Introduction and context -Following the severe drought that devastated the Horn of Africa in
2010/2011, the East African Heads of States and Governments convened a summit in Nairobi on
9th September 2011 that took the decision to end drought emergencies by addressing the effects of
recurring droughts on vulnerable communities in a holistic and sustainable manner. The Nairobi
Summit assigned the IGAD Secretariat the role of implementing that decision leading to the
development of the IGAD Drought Disaster Resilience and Sustainability Initiative (IDDRSI),
the Regional Programming Paper (RPP) and the Country Programming Papers (CPPs). The
IGAD Secretariat considered the importance of gender mainstreaming and women‟s
empowerment in the IDDRSI strategy, RPP and CPPs as critical towards promoting gender
equality, ensuring efficient utilization of resources in addressing the deep-seated poverty,
environmental degradation, the effects of the devastating drought in the region and in building
sustainable resilience of communities and households of the IGAD region and thus commissioned
a consultant to carry out gender analysis of these programme documents.
The objectives of the task were to: Examine gender inequalities in access to, participation and
benefits from all IDDRSI Priority Intervention Areas (PIAs) both at regional and national levels;
examine how existing/proposed IDDRSI interventions, including implementation mechanisms
impact on women and men; and propose requisite measures to address the identified gender
inequalities in IDDRSI through implementation both at regional and national levels.
Methodology – The study builds on traditional gender analysis frameworks and identifies key
issues of concern, namely: women‟s representation in decision making structures; affirmative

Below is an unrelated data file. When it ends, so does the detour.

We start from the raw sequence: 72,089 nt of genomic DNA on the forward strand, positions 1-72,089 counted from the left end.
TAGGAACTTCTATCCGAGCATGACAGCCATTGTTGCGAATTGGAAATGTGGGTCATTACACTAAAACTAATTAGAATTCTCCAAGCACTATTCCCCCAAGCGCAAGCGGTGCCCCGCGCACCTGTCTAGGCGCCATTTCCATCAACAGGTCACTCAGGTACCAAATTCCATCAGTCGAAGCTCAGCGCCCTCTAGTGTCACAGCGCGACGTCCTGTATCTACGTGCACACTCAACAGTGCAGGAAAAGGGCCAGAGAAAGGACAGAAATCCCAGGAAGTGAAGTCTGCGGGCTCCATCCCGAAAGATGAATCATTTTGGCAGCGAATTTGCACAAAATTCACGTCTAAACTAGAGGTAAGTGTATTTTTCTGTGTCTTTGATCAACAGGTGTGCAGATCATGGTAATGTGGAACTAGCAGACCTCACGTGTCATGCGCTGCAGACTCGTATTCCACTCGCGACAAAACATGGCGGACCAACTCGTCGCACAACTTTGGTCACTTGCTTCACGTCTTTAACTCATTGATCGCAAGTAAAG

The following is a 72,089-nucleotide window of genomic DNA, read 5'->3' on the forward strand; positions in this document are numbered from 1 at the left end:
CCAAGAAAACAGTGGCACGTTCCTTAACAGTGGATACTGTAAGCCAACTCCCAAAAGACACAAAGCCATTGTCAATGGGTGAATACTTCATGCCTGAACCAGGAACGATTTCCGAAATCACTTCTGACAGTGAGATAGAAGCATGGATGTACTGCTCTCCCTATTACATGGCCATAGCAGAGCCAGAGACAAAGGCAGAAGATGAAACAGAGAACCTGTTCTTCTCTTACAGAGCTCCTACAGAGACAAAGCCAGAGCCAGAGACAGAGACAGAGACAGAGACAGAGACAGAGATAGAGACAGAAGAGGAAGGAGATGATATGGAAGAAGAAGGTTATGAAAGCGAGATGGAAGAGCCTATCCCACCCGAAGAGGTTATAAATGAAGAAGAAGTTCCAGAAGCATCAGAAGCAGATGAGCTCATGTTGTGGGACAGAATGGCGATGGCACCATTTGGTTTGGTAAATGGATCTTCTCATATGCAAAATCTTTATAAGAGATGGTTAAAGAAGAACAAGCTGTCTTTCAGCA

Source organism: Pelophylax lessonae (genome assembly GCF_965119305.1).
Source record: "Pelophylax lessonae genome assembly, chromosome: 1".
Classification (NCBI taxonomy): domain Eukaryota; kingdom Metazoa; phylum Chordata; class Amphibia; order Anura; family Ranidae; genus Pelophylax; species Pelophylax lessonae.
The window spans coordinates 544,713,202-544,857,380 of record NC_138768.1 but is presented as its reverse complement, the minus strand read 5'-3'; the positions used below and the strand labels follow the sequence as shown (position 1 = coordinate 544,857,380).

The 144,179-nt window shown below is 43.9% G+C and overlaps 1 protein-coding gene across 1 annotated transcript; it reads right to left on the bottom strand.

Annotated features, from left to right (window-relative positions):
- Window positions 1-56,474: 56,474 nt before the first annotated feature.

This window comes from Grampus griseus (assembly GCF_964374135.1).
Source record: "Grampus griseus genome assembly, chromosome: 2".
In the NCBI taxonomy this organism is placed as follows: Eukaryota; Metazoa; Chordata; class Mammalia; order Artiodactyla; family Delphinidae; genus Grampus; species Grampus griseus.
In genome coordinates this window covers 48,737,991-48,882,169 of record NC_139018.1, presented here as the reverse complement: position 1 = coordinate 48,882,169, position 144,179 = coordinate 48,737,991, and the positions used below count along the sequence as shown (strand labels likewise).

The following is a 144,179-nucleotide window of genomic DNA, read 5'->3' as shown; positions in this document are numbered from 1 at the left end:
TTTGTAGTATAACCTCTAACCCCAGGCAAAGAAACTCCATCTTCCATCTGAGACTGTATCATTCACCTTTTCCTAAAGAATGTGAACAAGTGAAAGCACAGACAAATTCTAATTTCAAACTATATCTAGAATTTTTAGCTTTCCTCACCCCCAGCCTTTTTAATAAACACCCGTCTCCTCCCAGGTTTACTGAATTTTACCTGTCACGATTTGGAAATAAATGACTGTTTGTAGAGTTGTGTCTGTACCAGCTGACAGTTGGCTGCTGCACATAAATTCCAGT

action; women‟s economic, legal and social empowerment; access to and control of resources of
production; gender division of labour; practical and strategic gender needs and interests of men
and women; and the critical issue of gender disaggregated information. The study identifies tools
of analysis, such as: Gender Disaggregated Data; Participation and Decision-Making; Access to
and Control of Resources; Gender Aware Budgeting; Women‟s Empowerment; Gender Sensitive
Policy Formulation; Planning and Programming; Involvement of Women‟s Organizations and
Networks; Research and Knowledge Generation, Gender Aware Monitoring and Evaluation
Tools; and Increased Income for women.
i. There is a lack of comprehensive gender aware programming and implementation
framework in all the CPPs.
ii. Although elaborate institutional frameworks for gender mainstreaming and
promoting women’s empowerment have been established in all member states, none of
the CPPs has mentioned them or has included them in the implementation framework.
Yet, the mandate of these institutions is to ensure gender mainstreaming in all
programmes and to promote women‟s empowerment at all levels.
iii. The CPPs are not aware of national gender policies and make no reference to the same.
iv. In almost all cases, there is no evidence of gender disaggregated data informing the
programming. The CPPs have not taken on board gender aware monitoring and
evaluation or gender aware data collection and analysis.
v. The analysis also shows little awareness of the women‟s low status and lack of their
participation in decision making.
vi. The monitoring and evaluation sections seem